The road itself is truly a marvel. To keep the forest at bay and avoid the sucking mud that comes with melting permafrost, there are literally thousands of miles of road tiered up well above the forest floor with tons and tons of gravel. Sometimes we found ourselves riding amongst the treetops, 5-10 meters above the forest floor. The amount of rock that had to be quarried to do this for so many thousand of miles is just astounding.
We met friendly Russians the whole way along who always asked where we were from and where we were going, sometimes wanted to take photos with us, and usually invited us to drink some vodka. One nice guy working at a gas station called us over to his little maintenance shed so that we could do an oil change. He offered us tea and from the shed produced tools and an oil pan for me to use.
Our constant companion was the Trans-Siberian Railway steaming along beside us. At one stage we found a town 10 miles down a dirt track off of the highway. There were markets and banks, offices and apartment buildings; all in what seemed to us to be the middle nowhere. It felt surreal, like an episode of the Twilight Zone. It just seemed mad for all of this to exist down a long dirt track surrounded by forest so far from the highway. But this town was built in the age of the railway, not the highway. The whole town was virtually built around the rail station. We couldn’t help but think how the construction of the rail line must have changed life out here, where the ground is covered in snow for half the year and a muddy bog for the other half. Before the rail line, it would have been incredibly difficult for anything or anyone to get in or out of here.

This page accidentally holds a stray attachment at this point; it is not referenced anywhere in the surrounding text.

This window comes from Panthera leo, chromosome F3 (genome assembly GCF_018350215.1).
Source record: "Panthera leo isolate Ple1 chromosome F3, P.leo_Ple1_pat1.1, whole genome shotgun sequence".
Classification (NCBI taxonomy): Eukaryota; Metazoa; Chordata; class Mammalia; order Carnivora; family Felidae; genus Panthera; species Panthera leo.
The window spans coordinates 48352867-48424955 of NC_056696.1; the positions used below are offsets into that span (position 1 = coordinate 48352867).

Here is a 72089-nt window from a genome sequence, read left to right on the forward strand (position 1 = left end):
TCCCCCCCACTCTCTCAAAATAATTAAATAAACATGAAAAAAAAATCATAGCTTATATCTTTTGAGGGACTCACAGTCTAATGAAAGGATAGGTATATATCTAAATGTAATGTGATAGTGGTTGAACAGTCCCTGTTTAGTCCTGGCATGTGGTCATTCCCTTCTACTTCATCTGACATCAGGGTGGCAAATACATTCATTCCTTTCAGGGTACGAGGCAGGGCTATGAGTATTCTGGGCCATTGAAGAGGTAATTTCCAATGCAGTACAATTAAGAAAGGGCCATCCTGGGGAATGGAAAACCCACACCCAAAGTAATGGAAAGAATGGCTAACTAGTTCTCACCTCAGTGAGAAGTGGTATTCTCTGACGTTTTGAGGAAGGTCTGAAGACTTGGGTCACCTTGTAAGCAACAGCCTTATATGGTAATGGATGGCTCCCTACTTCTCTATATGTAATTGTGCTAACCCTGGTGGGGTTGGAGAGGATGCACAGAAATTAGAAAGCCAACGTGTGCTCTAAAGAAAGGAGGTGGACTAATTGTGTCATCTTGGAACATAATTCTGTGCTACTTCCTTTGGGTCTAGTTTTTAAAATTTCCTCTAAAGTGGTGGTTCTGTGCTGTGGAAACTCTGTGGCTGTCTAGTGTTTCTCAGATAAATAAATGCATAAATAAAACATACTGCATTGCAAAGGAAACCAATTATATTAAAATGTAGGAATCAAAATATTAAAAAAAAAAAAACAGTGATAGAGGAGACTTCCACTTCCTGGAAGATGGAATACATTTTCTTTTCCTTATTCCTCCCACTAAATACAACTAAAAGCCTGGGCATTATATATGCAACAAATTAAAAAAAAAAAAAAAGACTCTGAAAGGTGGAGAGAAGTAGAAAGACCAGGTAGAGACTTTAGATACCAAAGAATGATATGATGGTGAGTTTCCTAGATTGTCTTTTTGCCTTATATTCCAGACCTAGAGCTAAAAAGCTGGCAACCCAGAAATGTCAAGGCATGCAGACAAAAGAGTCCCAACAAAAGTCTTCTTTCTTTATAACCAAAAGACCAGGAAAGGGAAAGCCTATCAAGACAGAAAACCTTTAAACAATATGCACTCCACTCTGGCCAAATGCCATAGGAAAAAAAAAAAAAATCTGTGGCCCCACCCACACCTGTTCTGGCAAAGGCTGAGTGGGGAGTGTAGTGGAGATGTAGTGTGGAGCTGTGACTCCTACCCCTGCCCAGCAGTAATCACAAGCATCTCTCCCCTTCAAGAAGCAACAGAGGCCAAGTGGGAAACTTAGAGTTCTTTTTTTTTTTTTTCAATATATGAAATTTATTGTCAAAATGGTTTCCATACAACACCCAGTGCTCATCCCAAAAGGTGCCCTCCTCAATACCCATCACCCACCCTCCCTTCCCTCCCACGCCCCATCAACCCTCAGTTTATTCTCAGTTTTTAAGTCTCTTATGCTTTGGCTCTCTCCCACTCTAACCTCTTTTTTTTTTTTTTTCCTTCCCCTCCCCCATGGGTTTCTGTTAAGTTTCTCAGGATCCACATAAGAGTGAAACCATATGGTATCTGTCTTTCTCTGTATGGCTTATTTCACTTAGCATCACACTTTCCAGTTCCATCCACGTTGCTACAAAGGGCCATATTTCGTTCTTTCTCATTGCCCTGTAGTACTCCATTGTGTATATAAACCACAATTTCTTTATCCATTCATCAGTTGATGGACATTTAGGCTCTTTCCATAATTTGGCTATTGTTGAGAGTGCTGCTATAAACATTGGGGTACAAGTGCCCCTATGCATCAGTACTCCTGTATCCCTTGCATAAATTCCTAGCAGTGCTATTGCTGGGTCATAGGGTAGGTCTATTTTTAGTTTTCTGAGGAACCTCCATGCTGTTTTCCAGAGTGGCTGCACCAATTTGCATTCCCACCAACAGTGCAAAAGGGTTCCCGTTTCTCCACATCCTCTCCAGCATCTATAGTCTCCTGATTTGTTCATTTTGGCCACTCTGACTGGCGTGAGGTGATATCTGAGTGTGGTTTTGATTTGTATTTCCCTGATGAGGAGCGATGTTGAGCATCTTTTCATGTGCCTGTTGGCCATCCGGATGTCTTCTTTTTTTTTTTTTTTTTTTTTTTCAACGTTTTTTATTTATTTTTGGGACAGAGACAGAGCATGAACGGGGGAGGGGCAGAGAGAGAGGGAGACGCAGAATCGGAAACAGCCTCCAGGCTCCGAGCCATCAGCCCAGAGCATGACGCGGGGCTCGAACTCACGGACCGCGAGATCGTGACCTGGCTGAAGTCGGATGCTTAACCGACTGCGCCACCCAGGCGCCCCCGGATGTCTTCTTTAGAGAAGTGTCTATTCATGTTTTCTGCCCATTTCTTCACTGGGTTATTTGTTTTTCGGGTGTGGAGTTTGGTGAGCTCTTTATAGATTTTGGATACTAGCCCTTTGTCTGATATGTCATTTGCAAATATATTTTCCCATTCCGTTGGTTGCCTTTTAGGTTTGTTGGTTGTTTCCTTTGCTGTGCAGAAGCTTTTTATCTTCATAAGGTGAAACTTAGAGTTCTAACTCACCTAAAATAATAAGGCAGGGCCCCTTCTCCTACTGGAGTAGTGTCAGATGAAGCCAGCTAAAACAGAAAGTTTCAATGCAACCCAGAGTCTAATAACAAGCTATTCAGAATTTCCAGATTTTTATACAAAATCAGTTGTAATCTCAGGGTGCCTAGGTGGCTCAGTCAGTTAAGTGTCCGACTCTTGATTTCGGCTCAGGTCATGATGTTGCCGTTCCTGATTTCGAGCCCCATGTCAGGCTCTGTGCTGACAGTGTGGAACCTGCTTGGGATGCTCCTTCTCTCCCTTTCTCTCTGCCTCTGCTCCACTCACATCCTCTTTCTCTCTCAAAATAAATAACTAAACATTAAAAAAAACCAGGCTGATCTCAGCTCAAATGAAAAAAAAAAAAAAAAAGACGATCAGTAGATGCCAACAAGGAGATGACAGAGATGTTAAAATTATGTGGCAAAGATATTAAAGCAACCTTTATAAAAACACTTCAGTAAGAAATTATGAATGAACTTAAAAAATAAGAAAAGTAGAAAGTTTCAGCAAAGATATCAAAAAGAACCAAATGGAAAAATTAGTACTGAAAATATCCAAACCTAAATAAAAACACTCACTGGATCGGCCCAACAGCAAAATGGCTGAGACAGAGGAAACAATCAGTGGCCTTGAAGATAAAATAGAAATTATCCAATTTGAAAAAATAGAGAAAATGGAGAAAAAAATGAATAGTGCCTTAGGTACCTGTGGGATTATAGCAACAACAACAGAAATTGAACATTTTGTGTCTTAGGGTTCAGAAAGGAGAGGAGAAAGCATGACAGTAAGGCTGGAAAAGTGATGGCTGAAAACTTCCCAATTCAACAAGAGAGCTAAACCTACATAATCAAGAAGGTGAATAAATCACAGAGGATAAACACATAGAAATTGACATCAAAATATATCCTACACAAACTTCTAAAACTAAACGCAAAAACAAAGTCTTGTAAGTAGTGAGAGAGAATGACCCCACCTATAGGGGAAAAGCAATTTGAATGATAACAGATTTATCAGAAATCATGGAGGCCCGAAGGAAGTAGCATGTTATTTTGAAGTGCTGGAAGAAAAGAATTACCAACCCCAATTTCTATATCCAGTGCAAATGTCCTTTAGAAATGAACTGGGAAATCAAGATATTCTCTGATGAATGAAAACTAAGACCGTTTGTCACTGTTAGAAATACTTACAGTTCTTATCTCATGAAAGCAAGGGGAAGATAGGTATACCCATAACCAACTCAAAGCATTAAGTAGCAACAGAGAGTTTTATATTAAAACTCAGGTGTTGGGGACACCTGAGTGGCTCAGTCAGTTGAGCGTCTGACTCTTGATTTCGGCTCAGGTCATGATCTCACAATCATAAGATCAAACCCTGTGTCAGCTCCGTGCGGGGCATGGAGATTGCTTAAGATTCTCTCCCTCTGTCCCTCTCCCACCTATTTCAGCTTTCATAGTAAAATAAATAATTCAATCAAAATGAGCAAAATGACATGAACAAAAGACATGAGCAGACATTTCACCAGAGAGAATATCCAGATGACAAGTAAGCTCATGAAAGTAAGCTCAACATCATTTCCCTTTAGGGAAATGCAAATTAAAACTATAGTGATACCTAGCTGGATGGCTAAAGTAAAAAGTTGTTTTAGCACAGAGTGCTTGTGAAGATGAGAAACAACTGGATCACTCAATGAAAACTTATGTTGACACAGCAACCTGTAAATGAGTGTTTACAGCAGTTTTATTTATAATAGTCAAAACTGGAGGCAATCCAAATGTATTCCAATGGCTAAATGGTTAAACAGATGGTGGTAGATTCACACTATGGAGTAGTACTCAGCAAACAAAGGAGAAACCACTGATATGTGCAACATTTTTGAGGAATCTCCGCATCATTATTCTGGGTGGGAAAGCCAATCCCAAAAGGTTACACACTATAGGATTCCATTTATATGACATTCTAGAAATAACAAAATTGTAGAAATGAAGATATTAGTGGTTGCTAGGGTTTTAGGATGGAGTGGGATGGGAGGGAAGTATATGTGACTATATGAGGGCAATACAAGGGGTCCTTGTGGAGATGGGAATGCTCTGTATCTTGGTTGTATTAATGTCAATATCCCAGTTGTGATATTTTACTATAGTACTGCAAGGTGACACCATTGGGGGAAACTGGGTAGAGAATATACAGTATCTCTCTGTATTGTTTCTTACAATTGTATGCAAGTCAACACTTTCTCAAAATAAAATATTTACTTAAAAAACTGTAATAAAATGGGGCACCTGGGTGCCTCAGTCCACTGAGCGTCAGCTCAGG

Eventually it seemed that everywhere that wasn’t the road was a swamp. We had to check carefully what the surface was like before we rode down off the highway to be sure that the undergrowth wasn’t hiding a bog that would have us hopelessly mired.
With the water came the mosquitoes and they came in droves. Our last camp was so bad that Jamie kept her helmet on until we finally dove into the sanctuary of the tent. Anytime I uncovered the cook pot for even a second, hundreds of them would kamikaze to their deaths into the food. The whole thing must have been a comedic site, both of us bundled like ninjas, Jamie running around in her fogged up helmet, screaming ‘breach’ every once in awhile when a mosquito found its way inside, and me trying to stir a pot with the lid still on and regularly smacking myself in the face. As the sun got lower they got worse. I’ve been in places with bad mosquitoes before, but this was another level. It was difficult to breath without inhaling a cloud of the little suckers.